According to the approach Duff J. outlined, the “legal character” of the foreign acts, as fixed by the foreign jurisdiction, is notionally transposed with the other relevant aspects of the context in which they were committed. The “substance and essence” of the impugned conduct is thus framed in generalized, or relatively abstract, terms: “you have an oath taken in a judicial proceeding before a court of competent jurisdiction [in a manner] authorized by law”. Ms. Meng’s approach to the double criminality analysis would not accommodate this level of generality or abstraction.
 Duff J.’s approach and his reasoning were applied by the Ontario Superior Court and the Ontario Court of Appeal in Germany (Federal Republic) v. Schreiber, (2004), 184 C.C.C. (3d) 367 (Ont. S.C.), and (2006), 206 C.C.C. (3d) 339 (Ont. C.A.). Each court held that Germany’s concept of “income”, which they allowed may be different from Canada’s, could inform the consideration of whether the alleged conduct would amount to income tax evasion had it taken place in Canada.
 Watt J. (as he then was) noted that in transposing relevant facts from the requesting jurisdiction, the court may need to also transpose institutions and laws of the foreign jurisdiction as context (at para. 37):
. . . in transposing the facts from the requesting jurisdiction to the requested jurisdiction, the institutions and laws of the foreign jurisdiction of necessity must be brought along to provide context for the committal decision. What is important in extradition is the essence of the offence the fugitive is alleged to have committed.
 Mr. Schreiber’s conduct included earning secret commissions and failing to report them as part of his income, hiding the receipt of the commissions by having them paid to letter-box companies, and obtaining the funds himself through a series of financial transactions involving companies with no other legitimate business: para. 129. Watt J. agreed with the requesting state that the essence of that conduct amounted to tax evasion:
Mr. Schreiber earned income that was subject to tax, but deliberately omitted it from his tax return, denied its existence, and concealed it in order to evade the payment of tax. The double criminality requirement was met because a person doing those things in Canada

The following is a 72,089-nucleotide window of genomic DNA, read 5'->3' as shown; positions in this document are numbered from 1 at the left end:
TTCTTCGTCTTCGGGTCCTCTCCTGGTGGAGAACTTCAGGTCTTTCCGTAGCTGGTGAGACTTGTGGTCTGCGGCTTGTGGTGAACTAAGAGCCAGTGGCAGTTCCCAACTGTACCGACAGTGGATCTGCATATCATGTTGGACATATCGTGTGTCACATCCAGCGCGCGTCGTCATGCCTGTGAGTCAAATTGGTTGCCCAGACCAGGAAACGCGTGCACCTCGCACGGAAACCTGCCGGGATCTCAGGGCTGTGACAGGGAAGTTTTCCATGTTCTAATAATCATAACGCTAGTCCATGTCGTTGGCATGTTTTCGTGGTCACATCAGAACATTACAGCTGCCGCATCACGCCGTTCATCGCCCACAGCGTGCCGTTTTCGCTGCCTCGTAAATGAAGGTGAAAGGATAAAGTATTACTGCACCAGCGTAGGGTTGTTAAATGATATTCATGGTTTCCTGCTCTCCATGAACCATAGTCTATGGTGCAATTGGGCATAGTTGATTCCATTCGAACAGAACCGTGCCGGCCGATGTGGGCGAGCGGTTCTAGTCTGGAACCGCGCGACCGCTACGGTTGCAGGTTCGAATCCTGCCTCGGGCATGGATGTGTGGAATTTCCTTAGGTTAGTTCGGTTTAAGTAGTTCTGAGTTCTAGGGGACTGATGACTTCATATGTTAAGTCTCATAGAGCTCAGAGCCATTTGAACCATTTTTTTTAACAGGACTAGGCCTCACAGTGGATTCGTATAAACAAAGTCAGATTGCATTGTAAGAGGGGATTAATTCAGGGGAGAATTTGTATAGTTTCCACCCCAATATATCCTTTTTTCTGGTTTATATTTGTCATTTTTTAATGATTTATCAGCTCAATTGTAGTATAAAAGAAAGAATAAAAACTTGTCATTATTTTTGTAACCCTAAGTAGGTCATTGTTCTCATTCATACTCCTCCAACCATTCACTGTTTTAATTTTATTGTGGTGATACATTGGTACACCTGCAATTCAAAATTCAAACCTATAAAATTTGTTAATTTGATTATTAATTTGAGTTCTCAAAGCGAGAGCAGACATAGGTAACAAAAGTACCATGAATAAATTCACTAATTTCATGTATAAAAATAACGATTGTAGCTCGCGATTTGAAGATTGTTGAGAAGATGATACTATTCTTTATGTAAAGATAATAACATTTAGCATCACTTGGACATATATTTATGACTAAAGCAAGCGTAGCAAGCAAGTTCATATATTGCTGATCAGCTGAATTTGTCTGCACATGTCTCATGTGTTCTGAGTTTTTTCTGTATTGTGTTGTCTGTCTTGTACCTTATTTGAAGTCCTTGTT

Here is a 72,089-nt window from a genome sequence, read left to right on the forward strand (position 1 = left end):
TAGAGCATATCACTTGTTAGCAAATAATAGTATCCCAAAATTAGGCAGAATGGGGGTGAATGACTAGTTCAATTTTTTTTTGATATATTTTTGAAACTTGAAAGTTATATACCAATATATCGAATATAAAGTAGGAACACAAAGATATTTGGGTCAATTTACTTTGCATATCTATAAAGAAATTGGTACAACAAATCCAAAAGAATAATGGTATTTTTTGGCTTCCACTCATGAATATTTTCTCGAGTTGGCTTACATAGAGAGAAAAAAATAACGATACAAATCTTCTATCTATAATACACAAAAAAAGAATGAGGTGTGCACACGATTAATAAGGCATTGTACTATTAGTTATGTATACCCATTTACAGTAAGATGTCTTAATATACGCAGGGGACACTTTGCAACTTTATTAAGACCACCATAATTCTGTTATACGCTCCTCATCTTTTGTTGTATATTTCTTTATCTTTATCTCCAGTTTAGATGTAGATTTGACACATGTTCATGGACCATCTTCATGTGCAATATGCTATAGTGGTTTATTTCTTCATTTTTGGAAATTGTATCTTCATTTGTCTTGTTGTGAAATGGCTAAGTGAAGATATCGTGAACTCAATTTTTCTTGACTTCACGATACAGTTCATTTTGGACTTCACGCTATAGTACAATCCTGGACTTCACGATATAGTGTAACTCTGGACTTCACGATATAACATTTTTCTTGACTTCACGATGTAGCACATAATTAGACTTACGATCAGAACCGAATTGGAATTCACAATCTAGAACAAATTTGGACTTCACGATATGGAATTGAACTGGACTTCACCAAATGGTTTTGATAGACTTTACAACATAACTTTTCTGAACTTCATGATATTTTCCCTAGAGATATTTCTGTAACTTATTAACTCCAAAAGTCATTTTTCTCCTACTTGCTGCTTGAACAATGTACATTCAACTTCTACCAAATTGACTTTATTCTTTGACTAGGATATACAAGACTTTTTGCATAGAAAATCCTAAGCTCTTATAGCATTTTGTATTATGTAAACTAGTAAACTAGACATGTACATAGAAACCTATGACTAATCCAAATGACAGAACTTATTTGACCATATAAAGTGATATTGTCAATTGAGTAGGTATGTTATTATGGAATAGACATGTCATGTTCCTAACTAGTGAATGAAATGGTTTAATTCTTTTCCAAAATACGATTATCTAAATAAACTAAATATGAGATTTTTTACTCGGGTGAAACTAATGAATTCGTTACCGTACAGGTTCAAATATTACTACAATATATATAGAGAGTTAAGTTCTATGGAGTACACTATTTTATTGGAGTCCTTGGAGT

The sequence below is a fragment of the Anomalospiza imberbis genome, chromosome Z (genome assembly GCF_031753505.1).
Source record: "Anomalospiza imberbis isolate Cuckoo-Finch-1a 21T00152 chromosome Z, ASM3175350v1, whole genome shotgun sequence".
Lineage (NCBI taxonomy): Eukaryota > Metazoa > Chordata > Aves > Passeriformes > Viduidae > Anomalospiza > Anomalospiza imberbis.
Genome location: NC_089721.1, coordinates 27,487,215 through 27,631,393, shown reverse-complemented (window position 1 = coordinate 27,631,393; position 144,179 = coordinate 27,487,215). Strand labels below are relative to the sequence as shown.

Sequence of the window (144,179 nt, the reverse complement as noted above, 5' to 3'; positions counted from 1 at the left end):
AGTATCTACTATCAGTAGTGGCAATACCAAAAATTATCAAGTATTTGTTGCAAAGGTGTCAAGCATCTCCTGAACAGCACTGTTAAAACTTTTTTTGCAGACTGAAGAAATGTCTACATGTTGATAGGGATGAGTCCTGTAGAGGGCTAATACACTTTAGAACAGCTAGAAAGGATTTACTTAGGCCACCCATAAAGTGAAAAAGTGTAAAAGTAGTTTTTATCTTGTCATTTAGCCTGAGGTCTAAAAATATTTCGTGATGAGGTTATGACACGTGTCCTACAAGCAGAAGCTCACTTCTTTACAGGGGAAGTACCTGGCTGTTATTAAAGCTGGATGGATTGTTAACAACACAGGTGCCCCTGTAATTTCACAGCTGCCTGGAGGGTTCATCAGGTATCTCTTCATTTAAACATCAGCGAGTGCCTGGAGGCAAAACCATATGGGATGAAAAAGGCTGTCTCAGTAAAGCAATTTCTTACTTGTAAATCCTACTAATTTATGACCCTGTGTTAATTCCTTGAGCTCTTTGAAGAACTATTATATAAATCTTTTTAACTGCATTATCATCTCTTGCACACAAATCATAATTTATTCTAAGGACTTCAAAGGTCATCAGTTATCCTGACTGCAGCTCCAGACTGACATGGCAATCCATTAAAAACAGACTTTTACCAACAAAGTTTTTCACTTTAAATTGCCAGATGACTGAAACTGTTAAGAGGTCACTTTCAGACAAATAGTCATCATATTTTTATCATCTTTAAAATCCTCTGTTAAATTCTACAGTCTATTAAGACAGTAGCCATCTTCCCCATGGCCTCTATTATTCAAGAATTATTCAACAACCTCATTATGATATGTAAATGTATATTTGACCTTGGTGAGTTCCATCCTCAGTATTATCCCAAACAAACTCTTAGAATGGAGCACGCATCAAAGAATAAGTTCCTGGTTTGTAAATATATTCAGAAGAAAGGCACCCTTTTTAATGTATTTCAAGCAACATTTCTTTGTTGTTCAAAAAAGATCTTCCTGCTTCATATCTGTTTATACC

would be evading or attempting to evade tax under Canadian law: paras. 130-137.
 The Ontario Court of Appeal dismissed Mr. Schreiber’s appeal, determining (in relation to the income tax evasion offence) that his conduct amounted to that offence under Canadian law. However, Sharpe J.A. for the court took the opportunity in obiter (at
paras. 37-42) to endorse Watt J.’s conclusion that foreign legal concepts may properly provide context to the alleged conduct in the double criminality analysis, as well as his approach to transposing those concepts as necessary background (at para. 42):
... I agree with the extradition judge (at para. 37) that when “transposing the facts from the requesting jurisdiction to the requested jurisdiction, the institutions and laws of the foreign jurisdiction of necessity must be brought along to provide context for the committal decision.” As Anne Warner La Forest, La Forest’s Extradition To and From Canada, 3rd ed. (Aurora, Ontario: Canada Law Book, 1991) states at pp. 69- 70[,] “... The institutions, and laws of the foreign country must necessarily form the background against which to examine events occurring in that country. It is after all, the essence of the offence that is important in extradition.” The point was well expressed by Duff J. inCollins, Re (No. 3) (1905), 10 C.C.C. 80 (B.C. S.C.) at